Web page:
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World War Z sequel halts pre-production

Work on a 'World War Z' sequel - which is currently in pre-production - has stopped following a dispute over its budget.

World War Z sequel halts pre-production


Work on a 'World War Z' sequel has stopped following a dispute over its budget.

The movie - which would see Brad Pitt reprise his role as Gerry Lane under the direction of David Fincher - had been in pre-production, with the intention to start production over the summer, but the process has now been called to a halt.

Sources told Variety the project was still in the early stages and Paramount had been looking to fill out the cast but the studio had concerns with the budget.

Though the insiders couldn't confirm what the issue was, beyond Paramount chiefs becoming "more and more uncomfortable" with where it was headed, the movie has now been paused and it's currently unclear whether it will go back into development or be shelved completely.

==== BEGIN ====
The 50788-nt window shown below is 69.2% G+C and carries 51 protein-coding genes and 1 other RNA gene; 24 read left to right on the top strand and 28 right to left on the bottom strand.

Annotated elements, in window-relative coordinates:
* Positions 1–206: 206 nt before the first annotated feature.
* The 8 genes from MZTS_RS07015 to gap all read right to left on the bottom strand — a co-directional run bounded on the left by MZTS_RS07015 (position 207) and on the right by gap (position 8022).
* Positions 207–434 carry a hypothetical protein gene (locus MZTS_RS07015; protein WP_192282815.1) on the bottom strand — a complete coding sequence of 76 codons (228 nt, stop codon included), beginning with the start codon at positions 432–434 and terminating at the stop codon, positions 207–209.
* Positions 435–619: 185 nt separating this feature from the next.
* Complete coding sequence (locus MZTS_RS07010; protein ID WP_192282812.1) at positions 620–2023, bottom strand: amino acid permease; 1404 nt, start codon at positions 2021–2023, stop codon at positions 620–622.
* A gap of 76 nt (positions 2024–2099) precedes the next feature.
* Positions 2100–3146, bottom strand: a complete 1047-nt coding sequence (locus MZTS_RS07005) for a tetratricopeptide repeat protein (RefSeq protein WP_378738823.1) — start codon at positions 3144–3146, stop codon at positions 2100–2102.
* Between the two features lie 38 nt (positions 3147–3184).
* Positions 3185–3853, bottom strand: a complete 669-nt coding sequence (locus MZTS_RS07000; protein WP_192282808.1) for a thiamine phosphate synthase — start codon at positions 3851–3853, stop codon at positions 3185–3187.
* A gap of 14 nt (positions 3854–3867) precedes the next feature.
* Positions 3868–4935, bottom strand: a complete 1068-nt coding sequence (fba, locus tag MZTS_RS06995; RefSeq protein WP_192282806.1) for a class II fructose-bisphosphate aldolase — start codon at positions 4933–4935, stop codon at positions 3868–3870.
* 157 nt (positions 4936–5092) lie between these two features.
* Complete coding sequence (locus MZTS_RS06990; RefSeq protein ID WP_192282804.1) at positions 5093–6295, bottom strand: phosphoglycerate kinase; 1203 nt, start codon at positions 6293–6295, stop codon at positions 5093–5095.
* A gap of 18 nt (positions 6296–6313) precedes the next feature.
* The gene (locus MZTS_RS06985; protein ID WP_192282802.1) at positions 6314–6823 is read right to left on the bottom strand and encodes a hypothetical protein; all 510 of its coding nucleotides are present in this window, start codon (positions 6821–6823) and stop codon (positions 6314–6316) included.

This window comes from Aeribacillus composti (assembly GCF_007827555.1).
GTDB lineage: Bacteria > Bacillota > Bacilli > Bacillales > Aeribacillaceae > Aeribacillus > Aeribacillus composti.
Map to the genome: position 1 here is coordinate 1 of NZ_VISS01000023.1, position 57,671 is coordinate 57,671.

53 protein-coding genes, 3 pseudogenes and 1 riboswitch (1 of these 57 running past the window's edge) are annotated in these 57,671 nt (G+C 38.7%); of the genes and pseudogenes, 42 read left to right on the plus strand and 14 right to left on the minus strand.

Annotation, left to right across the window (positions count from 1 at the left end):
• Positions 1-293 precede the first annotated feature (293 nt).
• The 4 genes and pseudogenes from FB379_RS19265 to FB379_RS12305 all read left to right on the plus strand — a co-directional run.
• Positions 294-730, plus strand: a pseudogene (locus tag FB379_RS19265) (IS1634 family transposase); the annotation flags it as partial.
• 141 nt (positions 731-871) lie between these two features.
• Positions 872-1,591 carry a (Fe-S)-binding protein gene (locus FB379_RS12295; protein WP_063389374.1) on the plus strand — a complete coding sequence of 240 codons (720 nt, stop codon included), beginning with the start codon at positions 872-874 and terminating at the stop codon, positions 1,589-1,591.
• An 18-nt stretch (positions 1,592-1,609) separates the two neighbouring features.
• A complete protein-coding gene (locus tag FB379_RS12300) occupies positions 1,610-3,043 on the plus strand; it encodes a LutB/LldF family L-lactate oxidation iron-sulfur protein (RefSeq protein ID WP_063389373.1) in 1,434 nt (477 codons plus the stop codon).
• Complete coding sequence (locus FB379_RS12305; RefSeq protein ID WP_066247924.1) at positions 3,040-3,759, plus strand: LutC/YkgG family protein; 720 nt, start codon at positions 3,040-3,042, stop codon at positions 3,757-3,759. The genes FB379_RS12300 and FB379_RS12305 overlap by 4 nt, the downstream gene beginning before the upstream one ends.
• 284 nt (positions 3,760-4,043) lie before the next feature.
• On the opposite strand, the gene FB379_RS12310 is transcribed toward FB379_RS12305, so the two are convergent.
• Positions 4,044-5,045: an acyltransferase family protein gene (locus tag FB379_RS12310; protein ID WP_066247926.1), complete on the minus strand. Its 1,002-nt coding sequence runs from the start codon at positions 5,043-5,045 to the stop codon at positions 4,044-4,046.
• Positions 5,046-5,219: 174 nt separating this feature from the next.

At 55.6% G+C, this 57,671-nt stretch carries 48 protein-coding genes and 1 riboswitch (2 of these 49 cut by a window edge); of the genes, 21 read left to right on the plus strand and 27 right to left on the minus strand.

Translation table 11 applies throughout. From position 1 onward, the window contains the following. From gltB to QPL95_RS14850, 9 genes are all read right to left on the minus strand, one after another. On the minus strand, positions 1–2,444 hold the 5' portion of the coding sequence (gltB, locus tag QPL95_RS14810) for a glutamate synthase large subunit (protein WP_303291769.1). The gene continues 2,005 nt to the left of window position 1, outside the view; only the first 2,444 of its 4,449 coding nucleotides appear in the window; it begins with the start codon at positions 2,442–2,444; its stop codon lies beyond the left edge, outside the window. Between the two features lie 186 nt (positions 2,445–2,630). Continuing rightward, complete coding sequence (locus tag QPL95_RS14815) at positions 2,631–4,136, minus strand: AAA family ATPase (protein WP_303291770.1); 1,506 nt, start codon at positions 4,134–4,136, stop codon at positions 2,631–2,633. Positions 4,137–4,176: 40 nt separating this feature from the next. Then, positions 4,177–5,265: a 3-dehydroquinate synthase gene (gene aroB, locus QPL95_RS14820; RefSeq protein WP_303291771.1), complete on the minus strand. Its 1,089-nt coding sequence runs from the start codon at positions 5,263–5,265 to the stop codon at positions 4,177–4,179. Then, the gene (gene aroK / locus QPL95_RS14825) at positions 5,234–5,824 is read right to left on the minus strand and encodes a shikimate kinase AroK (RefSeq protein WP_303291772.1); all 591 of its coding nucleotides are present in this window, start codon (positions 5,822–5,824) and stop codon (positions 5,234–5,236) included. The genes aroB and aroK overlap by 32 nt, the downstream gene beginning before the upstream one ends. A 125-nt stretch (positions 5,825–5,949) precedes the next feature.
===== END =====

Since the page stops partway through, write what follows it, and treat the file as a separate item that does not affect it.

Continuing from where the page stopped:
The original movie also hit budget issues in pre-production, and its costs spiralled further when producers famously brought Damon Lindelof in at the last minute to do extensive rewrites on the final third of the project, after filming had wrapped, causing a delay on its release, so it is believed studio bosses didn't want to end up in a similar situation.

Paramount executive Marc Evans previously admitted drastic action was needed following a screening of the movie, which saw the entire room fall silent afterwards.

He previously said: "It was, like, Wow. The ending of our movie doesn't work. I believed in that moment we needed to reshoot the movie.

"[I remember thinking] 'We were going to have long, significant discussions to fix this.'

"I said, 'There are two roads to go down here. Is there material that can be written to make that stuff work better? To have it make sense? To have it have emotional stakes? And plot logic and all that?' And Road Two, which I think is the long-shot road, is that everything changes [in the third act].

"So when I gave them those two roads and they sounded more interested in Road B --which meant shooting an additional 30 to 40 minutes of the movie--I was like, 'To be honest with you, good luck selling that to Paramount.' "

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